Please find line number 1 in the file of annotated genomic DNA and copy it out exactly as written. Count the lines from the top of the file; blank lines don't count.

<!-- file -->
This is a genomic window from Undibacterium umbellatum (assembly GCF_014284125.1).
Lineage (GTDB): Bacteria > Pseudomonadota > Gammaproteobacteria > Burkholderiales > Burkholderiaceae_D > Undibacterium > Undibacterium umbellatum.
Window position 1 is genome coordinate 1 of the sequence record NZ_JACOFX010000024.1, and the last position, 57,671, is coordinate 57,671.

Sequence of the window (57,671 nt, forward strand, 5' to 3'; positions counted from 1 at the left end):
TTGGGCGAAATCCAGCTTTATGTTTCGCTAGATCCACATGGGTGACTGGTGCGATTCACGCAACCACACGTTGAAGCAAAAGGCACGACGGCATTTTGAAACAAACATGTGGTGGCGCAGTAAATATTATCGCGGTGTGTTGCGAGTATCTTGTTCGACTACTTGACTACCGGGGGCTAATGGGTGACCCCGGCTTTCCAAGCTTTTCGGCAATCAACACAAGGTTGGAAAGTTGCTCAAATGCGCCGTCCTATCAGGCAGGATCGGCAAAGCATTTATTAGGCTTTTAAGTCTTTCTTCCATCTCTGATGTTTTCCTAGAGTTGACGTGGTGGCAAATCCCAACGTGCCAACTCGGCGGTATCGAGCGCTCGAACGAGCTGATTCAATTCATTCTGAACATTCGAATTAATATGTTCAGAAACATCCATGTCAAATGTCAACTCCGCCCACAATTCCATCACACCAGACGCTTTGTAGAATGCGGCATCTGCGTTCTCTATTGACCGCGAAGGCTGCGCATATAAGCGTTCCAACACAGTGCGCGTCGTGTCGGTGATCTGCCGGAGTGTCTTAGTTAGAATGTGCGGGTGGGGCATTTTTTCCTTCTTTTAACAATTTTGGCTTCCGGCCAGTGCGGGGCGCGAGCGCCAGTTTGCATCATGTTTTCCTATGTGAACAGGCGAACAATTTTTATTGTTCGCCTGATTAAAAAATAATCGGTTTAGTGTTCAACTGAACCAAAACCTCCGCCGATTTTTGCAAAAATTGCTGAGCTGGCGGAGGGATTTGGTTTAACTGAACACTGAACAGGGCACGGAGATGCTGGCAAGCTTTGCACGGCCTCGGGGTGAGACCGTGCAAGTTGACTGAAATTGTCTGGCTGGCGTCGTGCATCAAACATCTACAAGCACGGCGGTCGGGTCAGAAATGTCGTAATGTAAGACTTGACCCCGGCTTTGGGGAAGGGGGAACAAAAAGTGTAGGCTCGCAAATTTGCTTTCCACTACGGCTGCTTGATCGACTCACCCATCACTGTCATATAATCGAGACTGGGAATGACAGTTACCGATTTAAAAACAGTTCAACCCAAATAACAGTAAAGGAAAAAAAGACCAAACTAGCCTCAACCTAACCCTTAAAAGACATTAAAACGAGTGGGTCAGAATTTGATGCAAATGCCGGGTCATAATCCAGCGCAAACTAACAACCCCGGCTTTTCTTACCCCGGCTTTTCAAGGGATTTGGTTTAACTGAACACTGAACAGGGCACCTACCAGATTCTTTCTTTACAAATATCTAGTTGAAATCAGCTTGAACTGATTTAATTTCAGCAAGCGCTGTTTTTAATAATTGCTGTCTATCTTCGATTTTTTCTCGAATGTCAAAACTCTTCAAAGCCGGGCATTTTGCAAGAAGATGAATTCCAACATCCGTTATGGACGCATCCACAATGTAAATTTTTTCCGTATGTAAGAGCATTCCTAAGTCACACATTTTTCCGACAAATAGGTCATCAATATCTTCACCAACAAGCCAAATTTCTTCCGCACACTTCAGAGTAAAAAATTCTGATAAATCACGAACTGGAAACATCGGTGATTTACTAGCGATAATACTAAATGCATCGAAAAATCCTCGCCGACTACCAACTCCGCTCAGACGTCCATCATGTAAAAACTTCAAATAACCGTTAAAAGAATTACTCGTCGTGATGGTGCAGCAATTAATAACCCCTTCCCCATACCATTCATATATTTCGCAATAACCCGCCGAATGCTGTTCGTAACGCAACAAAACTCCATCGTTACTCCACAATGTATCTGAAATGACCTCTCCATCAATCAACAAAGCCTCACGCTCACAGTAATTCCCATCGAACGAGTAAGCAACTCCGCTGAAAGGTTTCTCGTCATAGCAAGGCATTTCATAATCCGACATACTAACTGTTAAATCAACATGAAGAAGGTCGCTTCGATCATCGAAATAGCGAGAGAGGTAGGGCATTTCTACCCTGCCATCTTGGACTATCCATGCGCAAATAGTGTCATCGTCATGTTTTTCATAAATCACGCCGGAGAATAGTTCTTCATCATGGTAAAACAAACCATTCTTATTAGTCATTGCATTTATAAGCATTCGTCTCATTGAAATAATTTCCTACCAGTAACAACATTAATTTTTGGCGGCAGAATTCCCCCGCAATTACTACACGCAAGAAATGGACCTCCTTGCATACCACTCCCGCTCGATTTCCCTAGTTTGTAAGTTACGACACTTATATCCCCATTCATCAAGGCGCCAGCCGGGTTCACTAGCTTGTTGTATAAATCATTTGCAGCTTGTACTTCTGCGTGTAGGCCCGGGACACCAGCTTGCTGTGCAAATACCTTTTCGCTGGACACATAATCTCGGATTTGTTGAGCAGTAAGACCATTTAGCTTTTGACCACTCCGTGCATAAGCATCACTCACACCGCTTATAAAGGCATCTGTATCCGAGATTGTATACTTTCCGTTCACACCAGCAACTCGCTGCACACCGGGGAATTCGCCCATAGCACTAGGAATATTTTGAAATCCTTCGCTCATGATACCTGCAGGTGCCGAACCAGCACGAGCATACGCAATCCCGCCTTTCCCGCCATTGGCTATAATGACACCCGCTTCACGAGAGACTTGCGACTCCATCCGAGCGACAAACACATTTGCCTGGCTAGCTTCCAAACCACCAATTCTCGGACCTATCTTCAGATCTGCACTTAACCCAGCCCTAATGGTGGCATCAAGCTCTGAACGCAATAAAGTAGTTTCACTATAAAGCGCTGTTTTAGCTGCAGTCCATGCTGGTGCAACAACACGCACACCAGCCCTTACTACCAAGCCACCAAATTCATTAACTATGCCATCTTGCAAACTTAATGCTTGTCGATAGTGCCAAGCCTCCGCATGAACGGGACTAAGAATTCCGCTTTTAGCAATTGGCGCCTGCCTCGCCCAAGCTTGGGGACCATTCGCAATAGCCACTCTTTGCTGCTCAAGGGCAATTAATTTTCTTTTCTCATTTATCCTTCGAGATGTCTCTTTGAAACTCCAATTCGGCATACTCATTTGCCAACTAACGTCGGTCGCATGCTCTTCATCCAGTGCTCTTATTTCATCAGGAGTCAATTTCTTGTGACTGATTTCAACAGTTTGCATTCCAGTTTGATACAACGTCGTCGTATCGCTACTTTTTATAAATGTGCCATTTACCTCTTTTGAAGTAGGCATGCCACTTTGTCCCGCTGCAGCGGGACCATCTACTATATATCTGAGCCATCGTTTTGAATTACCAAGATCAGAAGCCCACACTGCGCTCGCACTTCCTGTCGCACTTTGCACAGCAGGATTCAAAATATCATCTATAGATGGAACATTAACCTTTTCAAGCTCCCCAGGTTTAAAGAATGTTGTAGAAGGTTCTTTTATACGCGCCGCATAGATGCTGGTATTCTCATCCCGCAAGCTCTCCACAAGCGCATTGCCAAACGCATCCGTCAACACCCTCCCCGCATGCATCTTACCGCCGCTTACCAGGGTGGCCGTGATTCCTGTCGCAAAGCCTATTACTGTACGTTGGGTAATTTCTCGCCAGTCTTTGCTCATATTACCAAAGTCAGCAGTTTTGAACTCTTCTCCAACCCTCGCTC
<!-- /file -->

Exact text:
This is a genomic window from Undibacterium umbellatum (assembly GCF_014284125.1).